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New State bank starts lending to SMEs

Written by Business World, on 19th Feb 2015. Posted in Agriculture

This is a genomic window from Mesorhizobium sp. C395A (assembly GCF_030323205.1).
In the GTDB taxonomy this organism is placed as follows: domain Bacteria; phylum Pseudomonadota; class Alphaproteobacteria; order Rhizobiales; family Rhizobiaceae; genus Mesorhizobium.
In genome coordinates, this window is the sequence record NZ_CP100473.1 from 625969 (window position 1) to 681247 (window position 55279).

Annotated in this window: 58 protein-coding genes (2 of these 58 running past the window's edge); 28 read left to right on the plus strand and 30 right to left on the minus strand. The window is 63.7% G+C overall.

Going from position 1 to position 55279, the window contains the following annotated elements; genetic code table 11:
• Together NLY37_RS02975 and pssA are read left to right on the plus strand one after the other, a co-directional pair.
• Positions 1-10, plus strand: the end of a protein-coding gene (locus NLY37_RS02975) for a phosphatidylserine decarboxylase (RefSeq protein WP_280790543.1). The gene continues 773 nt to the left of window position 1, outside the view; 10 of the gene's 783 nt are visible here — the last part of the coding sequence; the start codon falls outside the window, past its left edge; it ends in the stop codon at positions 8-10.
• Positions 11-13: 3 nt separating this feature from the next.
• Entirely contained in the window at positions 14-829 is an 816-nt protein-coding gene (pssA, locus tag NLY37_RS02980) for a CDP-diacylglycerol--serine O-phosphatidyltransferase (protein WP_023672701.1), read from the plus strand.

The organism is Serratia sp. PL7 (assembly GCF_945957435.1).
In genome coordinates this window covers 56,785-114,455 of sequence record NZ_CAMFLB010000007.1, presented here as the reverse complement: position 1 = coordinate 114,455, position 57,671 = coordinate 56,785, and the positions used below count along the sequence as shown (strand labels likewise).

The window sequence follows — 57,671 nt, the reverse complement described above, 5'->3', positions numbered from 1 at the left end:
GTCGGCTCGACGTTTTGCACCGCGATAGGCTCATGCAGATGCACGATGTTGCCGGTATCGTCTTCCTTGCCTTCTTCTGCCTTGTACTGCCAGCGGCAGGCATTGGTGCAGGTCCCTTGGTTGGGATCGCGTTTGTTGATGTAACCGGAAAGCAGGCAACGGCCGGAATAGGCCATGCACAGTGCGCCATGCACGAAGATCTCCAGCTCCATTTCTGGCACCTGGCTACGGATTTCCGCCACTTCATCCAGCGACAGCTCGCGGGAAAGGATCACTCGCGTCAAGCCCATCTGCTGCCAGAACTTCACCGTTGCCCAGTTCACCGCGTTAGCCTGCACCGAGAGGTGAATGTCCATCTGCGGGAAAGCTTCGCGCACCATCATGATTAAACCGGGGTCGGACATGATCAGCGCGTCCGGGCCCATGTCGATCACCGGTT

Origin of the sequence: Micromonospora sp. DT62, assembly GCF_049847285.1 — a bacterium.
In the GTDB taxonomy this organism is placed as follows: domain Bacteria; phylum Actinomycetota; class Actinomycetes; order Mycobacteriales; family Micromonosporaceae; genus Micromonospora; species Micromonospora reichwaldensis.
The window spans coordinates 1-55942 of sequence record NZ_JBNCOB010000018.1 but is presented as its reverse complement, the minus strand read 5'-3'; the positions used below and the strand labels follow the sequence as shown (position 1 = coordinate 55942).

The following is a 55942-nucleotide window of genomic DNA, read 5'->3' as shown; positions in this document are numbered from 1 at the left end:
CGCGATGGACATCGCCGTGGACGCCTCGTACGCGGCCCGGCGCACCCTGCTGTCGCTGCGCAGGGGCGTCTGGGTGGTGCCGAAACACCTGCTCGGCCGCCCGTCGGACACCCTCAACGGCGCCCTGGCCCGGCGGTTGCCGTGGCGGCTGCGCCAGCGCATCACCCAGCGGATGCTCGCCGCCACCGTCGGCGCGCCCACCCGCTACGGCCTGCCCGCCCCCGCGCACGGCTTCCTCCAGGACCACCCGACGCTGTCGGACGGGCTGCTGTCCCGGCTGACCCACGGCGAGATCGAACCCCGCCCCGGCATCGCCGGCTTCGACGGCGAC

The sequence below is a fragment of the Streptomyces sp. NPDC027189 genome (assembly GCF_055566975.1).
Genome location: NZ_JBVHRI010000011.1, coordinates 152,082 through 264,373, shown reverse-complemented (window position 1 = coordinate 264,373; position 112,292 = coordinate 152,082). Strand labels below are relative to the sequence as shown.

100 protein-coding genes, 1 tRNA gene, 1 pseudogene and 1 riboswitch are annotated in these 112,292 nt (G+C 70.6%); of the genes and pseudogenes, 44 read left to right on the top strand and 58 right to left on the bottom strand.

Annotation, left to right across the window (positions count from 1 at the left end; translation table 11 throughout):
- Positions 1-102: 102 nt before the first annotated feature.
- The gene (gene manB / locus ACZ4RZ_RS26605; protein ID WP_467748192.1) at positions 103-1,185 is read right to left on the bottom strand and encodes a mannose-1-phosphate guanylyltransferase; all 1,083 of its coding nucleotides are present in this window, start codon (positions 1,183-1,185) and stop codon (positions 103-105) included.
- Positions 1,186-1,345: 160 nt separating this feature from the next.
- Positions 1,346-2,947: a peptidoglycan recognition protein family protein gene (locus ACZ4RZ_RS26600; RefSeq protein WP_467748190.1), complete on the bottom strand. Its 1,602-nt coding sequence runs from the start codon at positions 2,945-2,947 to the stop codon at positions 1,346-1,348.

article headlineThe Strategic Banking Corporation of Ireland (SBCI) today launched its initial product programme to provide E400 million of low-cost, long-term funding to Irish SMEs. The first phase of SBCI measures includes new, SME-friendly loan products available from 9 March through AIB and Bank of Ireland which will act as On-Lenders of low-cost funding provided to them by the SBCI. Using existing lenders for the first phase allows the SBCI to reach the widest range of SMEs as quickly as possible, it said. Subsequent phases will see the SBCI supporting smaller existing bank and non-bank funding providers and bringing in new participants to the Irish market to act as On-Lenders, enabling them to compete and grow. The SBCI product range will also expand further to include more targeted funding solutions. Today's SBCI product launch was attended by An Taoiseach; the Tanaiste, the Minister for Finance, and the Minister for Public Expenditure and Reform, Mr Brendan Howlin. One of its first product offerings is the SBCI SME Investment and Working Capital Loan, which includes a discounted interest rate and loan amounts up to E5 million for between 2 and 10 years. Facilities to Re-finance Exiting Banks: these are loans to refinance those SMEs whose current bank loan facilities originated with banks which are exiting the Irish market. Loans may also cover new lending for investment and working capital purposes. SBCI Agriculture Investment Loan are available to support investment by agriculture SMEs involved in primary agriculture production, the processing of agriculture products or the marketing of agriculture products. "The mission of the Strategic Banking Corporation of Ireland is aligned to that of Government. Providing more credit for businesses to grow and create more jobs is key to securing Irish recovery. More jobs fund better services, reduce taxes on those already at work and provide opportunities for people who have left Ireland to come home. Improving credit availability for business was a feature of discussions I had with Chancellor Merkel on ways to reinforce Ireland's economic recovery. As a result, KfW, the German development bank, was asked to work with the German and Irish authorities in order to deliver on funding to help create the SBCI," the Taoiseach said. For more, visit www.businessworld.ie

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